A new study on Oklahoma earthquakes said we may be in for some bigger ones. That's because seismologists said the faults where the earthquakes are occurring have a potential to produce for much larger earthquakes.
Every time there's an earthquake Lorraine Williams and her husband said they go through the house looking for damage.
And since she lives north of Guthrie, those inspections seem to happen a lot.
“Every time I look up its Guthrie and Logan County – another earthquake.”
Fortunately, most of the damage has been minimal. But a recent study said that may not be the case in the future.
The authors looked at all the earthquakes in Oklahoma and discovered a complex system of subsurface faults was reactivated. But the recent activity did not fall into what typically would happen naturally. The authors wrote "a fundamental change in the earthquake triggering process may have occurred." Of particular concern were wastewater injection wells.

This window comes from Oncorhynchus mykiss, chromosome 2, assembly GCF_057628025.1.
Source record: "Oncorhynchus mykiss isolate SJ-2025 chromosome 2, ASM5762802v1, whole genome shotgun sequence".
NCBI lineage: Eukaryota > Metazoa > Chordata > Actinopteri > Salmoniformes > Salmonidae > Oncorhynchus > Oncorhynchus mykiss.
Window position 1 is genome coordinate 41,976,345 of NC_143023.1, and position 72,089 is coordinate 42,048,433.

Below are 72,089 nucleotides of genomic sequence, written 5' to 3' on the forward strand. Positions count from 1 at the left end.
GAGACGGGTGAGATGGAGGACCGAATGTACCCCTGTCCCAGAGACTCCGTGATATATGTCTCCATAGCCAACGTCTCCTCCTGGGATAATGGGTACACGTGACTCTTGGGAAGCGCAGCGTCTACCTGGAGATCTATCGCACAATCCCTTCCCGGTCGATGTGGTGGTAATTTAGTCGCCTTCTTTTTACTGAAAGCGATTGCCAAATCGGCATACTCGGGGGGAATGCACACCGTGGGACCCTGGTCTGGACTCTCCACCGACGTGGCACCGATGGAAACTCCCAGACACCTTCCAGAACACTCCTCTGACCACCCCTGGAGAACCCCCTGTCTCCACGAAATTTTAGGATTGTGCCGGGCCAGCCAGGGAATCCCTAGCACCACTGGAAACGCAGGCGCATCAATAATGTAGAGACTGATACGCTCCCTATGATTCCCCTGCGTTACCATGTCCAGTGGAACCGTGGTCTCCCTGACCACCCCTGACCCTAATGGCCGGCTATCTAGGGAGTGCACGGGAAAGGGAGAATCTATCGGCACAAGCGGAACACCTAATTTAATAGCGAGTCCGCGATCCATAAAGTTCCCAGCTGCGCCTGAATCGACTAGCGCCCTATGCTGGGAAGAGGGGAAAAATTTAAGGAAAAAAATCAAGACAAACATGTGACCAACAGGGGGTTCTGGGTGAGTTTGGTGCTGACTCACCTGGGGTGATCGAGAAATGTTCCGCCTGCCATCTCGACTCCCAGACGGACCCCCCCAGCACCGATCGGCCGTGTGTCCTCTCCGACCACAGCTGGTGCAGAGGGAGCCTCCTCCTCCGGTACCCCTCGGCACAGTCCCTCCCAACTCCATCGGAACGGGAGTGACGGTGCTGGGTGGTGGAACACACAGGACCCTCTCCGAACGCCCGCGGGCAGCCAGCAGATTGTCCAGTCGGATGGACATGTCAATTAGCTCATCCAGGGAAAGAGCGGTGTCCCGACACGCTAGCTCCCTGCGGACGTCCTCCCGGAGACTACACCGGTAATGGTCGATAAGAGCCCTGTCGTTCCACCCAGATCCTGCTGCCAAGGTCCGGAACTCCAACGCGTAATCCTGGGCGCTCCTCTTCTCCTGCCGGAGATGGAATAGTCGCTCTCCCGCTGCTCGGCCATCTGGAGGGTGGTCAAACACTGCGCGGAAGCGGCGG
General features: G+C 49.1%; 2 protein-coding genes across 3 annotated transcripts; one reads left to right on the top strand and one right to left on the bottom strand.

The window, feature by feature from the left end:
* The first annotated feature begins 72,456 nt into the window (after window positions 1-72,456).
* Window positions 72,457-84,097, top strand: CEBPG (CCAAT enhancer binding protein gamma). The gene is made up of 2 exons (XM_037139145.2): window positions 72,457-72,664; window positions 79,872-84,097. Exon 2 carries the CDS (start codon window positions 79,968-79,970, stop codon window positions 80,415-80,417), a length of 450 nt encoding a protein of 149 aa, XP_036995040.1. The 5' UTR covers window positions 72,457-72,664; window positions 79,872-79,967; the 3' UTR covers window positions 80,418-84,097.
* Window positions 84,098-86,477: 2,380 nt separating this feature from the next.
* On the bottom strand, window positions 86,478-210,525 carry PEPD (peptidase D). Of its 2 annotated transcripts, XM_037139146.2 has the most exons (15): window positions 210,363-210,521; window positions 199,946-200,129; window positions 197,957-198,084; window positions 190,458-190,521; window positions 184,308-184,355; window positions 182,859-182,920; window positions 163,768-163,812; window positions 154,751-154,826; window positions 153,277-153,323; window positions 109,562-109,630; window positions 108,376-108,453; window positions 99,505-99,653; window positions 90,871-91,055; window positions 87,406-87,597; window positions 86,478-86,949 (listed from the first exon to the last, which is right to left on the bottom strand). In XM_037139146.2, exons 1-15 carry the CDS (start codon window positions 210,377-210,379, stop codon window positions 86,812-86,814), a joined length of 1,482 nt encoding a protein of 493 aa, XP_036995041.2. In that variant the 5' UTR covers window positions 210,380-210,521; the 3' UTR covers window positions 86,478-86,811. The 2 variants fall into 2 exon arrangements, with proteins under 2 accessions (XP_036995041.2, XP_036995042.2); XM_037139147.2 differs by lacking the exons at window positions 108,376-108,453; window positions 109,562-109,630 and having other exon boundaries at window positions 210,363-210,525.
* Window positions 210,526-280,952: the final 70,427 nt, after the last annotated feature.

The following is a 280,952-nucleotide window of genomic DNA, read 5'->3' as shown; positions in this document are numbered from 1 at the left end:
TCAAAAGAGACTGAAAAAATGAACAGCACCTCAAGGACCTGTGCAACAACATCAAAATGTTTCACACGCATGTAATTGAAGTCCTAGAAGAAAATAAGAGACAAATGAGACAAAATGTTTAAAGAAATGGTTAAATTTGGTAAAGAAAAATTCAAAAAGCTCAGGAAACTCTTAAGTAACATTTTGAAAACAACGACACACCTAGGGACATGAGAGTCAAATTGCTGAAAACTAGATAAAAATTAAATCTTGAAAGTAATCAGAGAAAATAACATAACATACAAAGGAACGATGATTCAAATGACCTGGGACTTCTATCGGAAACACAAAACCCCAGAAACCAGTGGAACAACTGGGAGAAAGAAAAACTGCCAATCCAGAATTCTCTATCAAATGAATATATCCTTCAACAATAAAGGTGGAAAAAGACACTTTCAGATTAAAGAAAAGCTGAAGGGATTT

And the faults became active again, so the authors of the study said they are capable of producing more and larger earthquakes meaning those three or four magnitude quakes that regularly rattle Lorraine's nerves and keepsakes could climb as high as magnitude six.
The results of the study will be used to develop an earthquake hazard map that the USGS plans to issue later this year.